Olean

Sesquiotica

I’m back for a day in the Southern Tier of Western New York, where my mom grew up. I’ve visited every so often since I was a kid, and more often since I moved to Toronto. It’s lovely lush rolling hilly country with no straight roads, and the Southern Tier Expressway (New York Route 17, now also Interstate 86) snaking through it like a dead anaconda dried into pitted concrete. For me, it is a land of family mythos and childhood memories, of the smells and sights I associated with visits to my grandmother and great-grandparents. And it is a land of towns and counties with names quite unlike any I knew in Alberta.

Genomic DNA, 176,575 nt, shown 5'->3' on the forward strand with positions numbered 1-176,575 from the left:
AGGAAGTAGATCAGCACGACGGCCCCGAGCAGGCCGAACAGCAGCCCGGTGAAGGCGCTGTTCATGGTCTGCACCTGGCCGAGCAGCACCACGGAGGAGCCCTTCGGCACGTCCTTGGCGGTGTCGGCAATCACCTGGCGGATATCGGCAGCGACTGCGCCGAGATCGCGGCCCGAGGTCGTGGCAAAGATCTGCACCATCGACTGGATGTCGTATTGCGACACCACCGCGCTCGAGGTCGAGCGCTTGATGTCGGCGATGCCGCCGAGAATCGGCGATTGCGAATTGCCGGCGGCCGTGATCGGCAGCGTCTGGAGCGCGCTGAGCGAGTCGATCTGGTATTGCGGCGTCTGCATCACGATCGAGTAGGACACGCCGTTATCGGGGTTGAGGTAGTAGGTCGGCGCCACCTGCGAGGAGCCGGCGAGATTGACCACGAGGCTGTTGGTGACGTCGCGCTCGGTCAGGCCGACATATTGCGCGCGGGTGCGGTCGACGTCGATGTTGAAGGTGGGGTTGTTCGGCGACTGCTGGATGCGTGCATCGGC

The Southern Tier is Chautauqua /ʃəˈtɑkwə/ (“sha-tok-wa”), Cattaraugus /ˌkætəˈrɑgəs/ (cat-a-raw-gus”), and Allegany /ˈæləˌgeni/ (“al-a-gay-nee”) counties. Towns that we passed through or heard of on the way to West…

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